A bill to legalise equal marriage in the US state of Minnesota, will go to the State House floor on Thursday, possibly suggesting that its advocates have gathered enough votes for it to pass.

House Speaker Paul Thissen had said he would not schedule a vote on the bill until he knew it had the necessary 68 votes to pass.

On Monday evening, backers of the bill said they had the votes, but did not go further to specify the number they did have in support, reports Pioneer Press.

Leaders in the Senate also said they had enough votes to pass the bill, and scheduled a last-minute hearing for Tuesday on the fiscal impacts of legalising equal marriage. The Senate Finance Committee will review the bill.

Those in support and opposition to equal marriage have been putting increasing pressure on lawmakers to publicly reveal which way they intend to vote on the measure.

Minnesota State Senate members on the Judiciary Committee, as well as the Civil Law Committee in the House, in March passed the equal marriage bill.

After hearing almost three hours of testimony, the Senate committee passed the bill 5 votes to 3, along party lines, and the House committee voted voted 10 to 7 for the bill.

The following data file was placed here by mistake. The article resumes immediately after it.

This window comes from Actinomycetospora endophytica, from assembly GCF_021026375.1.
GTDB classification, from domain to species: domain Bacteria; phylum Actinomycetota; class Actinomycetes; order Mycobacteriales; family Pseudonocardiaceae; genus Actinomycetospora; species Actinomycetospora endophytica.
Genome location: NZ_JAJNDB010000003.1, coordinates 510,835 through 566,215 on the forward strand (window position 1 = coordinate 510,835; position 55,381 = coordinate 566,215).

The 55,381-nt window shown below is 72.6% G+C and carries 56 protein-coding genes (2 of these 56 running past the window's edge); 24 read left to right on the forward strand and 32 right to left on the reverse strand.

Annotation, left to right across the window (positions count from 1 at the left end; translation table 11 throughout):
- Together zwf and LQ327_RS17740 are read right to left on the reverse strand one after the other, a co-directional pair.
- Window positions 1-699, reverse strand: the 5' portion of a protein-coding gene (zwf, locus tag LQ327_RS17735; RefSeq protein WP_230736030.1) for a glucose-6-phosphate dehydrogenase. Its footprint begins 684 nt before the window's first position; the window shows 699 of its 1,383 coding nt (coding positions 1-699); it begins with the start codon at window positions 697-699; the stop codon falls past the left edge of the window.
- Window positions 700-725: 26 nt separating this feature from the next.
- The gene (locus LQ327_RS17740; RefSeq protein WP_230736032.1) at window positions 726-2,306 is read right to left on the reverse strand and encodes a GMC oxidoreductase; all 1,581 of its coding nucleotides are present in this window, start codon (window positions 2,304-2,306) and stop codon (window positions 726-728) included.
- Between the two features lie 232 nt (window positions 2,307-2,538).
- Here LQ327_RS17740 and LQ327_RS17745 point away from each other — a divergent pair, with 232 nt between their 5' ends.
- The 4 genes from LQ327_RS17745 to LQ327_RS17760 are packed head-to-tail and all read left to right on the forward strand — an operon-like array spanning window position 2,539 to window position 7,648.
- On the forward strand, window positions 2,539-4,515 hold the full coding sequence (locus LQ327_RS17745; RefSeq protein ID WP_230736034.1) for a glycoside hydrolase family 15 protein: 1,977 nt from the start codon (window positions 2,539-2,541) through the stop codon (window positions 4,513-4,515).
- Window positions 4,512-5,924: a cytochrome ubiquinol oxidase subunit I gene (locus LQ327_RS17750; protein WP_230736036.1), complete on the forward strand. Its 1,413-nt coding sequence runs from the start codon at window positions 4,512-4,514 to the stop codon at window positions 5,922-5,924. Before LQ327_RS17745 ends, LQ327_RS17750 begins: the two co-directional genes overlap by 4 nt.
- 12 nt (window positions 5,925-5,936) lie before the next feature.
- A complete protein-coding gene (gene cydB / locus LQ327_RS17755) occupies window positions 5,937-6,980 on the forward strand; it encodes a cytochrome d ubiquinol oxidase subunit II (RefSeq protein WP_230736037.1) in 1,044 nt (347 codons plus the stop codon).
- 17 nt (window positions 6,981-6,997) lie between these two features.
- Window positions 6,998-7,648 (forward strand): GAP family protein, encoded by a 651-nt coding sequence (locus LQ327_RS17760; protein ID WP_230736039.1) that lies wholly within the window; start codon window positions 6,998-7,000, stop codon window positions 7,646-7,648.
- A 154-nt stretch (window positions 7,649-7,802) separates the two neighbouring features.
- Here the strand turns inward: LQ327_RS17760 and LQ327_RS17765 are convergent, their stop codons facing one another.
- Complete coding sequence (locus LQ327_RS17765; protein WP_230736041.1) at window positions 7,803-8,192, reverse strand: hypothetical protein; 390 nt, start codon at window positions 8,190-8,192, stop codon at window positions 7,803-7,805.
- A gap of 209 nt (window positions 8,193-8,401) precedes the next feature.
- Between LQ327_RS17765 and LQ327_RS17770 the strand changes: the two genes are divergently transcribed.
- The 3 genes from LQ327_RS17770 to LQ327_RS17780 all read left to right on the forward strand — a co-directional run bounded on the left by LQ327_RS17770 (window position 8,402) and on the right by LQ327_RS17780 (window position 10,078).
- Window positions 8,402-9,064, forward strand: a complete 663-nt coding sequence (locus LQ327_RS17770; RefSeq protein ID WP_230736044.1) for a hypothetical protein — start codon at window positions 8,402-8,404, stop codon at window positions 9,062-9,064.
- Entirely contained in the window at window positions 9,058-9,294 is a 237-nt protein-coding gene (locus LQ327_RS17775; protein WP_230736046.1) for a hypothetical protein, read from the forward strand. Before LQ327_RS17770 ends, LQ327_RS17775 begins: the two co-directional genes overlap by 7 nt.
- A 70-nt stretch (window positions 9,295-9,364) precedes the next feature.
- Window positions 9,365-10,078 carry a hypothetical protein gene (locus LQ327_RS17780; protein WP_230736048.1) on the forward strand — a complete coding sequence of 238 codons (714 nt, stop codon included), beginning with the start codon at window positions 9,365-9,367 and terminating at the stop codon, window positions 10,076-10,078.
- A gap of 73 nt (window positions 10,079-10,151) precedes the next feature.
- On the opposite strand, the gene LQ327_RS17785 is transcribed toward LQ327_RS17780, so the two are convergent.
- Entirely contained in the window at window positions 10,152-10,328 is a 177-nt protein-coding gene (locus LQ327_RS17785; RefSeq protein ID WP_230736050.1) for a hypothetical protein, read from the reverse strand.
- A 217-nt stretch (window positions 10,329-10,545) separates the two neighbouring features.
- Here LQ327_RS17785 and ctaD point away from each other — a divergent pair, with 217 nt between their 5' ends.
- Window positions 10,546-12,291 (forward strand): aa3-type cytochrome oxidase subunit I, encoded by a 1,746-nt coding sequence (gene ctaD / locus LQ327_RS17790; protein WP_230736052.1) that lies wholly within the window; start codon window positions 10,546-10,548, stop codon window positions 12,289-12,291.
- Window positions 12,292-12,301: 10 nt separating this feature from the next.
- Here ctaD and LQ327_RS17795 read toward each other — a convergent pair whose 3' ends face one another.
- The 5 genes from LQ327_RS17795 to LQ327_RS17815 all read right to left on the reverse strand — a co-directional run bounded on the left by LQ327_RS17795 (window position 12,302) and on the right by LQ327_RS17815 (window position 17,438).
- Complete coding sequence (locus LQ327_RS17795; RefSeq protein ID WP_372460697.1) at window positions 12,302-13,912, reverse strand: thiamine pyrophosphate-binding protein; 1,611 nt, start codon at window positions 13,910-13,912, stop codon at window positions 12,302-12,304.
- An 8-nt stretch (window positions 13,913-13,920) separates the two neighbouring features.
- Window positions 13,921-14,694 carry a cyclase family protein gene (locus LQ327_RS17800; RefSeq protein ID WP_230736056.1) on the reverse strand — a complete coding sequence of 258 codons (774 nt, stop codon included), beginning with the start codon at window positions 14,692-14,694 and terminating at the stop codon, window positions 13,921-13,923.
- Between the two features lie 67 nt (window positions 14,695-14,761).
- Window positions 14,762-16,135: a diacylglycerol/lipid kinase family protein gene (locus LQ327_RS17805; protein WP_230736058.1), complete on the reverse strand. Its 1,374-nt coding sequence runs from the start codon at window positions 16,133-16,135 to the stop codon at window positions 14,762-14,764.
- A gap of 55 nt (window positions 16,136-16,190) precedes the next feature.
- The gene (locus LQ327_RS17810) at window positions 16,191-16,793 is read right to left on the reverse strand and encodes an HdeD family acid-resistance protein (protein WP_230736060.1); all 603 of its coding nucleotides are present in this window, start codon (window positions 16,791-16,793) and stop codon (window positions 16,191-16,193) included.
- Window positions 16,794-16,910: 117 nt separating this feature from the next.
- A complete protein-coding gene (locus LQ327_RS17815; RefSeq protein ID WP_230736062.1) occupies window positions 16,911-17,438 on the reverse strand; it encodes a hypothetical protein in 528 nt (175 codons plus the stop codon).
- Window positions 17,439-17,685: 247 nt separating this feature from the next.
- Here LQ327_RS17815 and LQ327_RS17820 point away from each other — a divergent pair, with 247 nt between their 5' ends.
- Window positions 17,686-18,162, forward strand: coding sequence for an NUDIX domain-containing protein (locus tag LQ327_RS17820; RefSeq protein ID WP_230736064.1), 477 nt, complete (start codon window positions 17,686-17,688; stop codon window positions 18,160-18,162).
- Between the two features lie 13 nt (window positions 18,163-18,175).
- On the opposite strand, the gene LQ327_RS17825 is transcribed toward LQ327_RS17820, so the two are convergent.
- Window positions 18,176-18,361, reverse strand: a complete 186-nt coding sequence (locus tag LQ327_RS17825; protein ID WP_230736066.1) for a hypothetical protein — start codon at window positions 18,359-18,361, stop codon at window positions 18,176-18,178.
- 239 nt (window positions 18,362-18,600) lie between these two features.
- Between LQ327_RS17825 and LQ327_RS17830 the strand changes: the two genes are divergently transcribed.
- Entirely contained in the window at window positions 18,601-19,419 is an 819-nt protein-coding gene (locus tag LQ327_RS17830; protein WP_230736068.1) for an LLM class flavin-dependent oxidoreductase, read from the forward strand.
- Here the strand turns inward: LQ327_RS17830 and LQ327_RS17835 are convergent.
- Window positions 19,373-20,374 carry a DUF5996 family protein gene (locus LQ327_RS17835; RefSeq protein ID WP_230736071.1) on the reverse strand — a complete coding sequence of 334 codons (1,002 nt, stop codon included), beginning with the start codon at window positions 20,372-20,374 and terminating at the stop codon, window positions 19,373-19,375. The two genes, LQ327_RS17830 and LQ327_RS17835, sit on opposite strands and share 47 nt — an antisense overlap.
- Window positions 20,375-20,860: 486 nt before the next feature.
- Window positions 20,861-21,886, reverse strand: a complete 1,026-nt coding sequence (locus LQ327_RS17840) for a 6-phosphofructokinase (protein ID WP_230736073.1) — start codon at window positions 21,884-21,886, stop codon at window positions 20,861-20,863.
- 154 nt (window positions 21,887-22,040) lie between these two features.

In November 2012, Minnesotan voters avoided a constitutional ban on marriage equality, and pro-equality campaigners have since stepped up efforts to push for equal marriage to be legalised. 

A group opposed to equal marriage in the state has pledged half a million dollars to defeat any Republican legislator voting to legalise marriage equality.

On 6 November, voters in Minnesota voted ‘no’ on Amendment 1, a constitutional amendment that would have defined marriage as being a union solely between a man and a woman.

WashingtonMaine and Maryland legalised equal marriage in referendums in those states on the same day.